The Department of Labor reported Thursday that 860,000 Americans filed for first-time unemployment benefits the week ending Sept. 12. Over the last six months of the Covid-19 pandemic, roughly 61 million people have filed for unemployment benefits in the United States.
The numbers are staggering and suggest that the economy is in trouble and hiring is anemic—at best. However, there’s reason to question the validity of the Labor Department’s data.
CBS News reported that the Pandemic Unemployment Assistance (PUA), “a hastily-enacted government program designed to help Americans through the pandemic is facing a growing problem with fraud.” According to the report, PUA “has become the target of scammers who steal people’s identities to apply for benefits they are not entitled to.” Politico wrote, “These perpetrators are often using stolen identity information from national and global data breaches, as well as exploiting expedited payment efforts in the federal PUA program.”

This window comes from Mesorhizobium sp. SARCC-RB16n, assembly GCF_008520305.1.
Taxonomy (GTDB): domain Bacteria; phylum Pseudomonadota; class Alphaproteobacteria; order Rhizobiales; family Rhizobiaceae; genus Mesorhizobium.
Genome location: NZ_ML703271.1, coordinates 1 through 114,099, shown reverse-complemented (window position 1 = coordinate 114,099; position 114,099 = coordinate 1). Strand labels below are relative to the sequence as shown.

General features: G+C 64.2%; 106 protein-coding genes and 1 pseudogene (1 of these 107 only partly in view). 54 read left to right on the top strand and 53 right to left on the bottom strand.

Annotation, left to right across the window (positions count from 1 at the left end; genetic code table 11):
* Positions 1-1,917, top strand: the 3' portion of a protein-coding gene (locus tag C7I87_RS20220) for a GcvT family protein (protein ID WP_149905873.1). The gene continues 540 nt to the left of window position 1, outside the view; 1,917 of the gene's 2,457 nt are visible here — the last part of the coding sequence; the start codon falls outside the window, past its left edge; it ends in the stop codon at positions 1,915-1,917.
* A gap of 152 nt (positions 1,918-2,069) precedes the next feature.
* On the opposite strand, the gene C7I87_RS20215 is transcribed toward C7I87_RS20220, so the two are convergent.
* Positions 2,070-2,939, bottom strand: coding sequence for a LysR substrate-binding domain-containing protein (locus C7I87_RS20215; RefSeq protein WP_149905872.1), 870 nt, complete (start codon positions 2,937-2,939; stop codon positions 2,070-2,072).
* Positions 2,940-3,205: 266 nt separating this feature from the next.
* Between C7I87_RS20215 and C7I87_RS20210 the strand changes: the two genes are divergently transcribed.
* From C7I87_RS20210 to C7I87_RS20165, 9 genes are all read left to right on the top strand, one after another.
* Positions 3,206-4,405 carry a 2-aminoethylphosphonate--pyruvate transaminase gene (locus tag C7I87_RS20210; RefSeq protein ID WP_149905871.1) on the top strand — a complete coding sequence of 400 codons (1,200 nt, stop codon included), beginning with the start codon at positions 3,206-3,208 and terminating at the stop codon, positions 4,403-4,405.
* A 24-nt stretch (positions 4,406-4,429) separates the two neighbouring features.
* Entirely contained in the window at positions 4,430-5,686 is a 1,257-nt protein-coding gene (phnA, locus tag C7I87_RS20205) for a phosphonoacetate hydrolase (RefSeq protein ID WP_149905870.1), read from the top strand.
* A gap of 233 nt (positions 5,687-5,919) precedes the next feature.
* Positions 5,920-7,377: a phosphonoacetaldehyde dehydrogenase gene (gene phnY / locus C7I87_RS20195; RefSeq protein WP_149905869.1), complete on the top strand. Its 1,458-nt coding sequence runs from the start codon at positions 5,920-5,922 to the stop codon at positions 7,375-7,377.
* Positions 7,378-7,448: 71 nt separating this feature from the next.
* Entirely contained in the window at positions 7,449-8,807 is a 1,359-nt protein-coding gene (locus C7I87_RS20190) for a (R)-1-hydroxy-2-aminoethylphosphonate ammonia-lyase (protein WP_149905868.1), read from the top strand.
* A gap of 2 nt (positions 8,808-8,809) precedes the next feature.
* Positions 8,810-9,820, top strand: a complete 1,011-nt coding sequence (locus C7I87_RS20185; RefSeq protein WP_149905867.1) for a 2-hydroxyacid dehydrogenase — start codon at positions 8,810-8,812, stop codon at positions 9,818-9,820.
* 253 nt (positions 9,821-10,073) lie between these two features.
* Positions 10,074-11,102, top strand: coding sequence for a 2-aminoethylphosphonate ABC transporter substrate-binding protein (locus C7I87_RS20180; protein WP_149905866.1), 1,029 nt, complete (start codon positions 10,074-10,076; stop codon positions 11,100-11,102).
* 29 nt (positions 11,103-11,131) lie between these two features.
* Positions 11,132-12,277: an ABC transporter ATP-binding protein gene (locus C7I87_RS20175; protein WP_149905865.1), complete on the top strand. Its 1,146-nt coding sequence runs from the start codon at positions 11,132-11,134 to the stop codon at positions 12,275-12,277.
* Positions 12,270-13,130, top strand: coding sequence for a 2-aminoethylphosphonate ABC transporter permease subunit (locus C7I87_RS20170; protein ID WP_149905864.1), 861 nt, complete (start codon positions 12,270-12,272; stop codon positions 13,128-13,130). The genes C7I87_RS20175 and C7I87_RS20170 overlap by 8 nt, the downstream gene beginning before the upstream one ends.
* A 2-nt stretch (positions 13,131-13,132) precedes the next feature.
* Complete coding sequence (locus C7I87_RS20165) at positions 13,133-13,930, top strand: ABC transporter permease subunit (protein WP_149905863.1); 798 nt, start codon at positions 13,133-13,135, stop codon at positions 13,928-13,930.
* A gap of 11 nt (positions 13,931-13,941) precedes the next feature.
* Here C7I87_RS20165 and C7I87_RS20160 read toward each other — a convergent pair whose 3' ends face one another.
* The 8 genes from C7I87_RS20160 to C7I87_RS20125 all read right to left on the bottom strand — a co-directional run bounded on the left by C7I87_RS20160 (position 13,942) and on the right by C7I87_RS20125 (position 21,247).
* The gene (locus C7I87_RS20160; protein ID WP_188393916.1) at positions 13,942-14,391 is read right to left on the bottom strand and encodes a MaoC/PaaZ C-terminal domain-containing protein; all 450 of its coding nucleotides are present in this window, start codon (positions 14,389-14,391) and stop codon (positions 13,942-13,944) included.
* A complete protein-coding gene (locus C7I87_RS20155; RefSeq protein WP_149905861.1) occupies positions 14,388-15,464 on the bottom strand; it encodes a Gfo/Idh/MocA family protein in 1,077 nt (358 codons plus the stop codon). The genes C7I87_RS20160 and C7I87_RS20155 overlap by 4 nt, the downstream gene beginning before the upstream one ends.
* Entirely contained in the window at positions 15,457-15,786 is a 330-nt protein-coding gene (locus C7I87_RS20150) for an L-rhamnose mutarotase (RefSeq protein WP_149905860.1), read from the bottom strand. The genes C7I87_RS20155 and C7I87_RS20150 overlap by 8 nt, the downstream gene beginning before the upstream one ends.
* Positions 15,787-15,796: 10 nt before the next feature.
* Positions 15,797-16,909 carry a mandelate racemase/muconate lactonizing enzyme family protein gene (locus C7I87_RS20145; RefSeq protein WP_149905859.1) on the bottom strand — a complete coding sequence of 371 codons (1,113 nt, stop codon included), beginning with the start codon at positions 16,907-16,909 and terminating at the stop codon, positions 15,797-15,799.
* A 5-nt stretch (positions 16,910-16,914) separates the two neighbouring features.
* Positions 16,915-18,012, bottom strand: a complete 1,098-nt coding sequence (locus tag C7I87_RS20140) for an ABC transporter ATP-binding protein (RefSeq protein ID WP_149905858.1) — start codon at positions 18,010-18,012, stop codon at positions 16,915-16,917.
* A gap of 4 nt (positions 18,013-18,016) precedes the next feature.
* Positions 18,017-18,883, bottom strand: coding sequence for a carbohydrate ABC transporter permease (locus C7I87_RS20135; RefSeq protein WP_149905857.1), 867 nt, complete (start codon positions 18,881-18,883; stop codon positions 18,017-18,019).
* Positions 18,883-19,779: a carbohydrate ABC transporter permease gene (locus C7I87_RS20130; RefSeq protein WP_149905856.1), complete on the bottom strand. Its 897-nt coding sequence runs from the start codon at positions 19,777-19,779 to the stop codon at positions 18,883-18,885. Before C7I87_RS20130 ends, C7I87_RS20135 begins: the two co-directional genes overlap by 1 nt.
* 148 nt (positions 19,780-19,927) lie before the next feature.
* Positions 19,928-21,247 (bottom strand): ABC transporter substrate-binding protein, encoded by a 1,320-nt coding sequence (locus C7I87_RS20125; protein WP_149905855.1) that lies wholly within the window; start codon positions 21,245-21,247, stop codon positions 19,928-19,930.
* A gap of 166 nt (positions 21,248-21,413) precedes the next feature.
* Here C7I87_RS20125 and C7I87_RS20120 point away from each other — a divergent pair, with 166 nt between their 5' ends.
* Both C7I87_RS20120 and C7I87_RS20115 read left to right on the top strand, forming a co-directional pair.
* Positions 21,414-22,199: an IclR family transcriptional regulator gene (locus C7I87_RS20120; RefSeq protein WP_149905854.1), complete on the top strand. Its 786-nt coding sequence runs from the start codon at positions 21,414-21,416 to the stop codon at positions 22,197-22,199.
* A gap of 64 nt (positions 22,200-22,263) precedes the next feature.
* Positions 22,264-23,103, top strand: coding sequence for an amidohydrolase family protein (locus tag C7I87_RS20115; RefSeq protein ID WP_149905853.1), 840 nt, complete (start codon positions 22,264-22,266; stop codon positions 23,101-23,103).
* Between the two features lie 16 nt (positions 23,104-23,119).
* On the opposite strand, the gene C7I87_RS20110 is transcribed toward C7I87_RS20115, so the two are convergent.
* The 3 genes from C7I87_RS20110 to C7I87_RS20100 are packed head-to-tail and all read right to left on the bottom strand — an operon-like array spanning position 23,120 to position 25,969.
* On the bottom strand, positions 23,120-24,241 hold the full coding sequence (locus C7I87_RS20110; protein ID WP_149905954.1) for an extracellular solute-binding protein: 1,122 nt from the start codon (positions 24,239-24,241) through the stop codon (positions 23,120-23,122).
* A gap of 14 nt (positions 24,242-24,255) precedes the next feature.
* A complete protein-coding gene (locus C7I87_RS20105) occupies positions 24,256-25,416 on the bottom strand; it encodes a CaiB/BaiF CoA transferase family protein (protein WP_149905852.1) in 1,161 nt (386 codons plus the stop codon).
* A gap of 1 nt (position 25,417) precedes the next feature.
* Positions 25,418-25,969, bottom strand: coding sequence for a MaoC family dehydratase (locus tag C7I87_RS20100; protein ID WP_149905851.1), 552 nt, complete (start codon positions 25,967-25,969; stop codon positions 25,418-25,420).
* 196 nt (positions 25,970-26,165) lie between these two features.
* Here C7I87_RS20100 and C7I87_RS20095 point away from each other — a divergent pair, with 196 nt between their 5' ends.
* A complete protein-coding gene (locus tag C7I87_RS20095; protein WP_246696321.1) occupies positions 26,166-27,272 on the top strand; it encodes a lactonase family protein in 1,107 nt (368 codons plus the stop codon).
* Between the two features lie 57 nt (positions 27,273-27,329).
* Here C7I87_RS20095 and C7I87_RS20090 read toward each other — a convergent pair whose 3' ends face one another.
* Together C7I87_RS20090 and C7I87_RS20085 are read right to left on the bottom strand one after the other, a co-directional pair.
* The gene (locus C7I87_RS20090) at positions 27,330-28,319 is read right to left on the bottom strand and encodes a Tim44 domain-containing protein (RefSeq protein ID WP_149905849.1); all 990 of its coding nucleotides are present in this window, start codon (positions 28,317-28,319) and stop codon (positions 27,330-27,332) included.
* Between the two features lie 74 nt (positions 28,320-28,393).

A large amount of the total unemployment claims, nearly 15 million, have been made through the PUA. This is a newly developed federal government program, which was part of a $2.2 trillion relief package. The goal was to offer financial benefits to self-employed people, independent contractors, those engaged in the gig economy, part-time workers and others who were previously deemed ineligible for unemployment insurance. The numbers are substantial. About $47 billion in PUA money has been paid out to people, according to the Labor Department.
The California Policy Lab at UCLA and the Labor Market Information Division at the California Employment Development Department conducted a study of the PUA—with an emphasis on California. Their report shows a “surge of potentially fraudulent PUA claims,” which reflects an inaccurate and inflated number of unemployed people. The New York Times cites that “twenty-one inmates in the San Mateo County, Calif. jail filed for pandemic unemployment assistance, resulting in payments of at least $250,000, according to the district attorney.”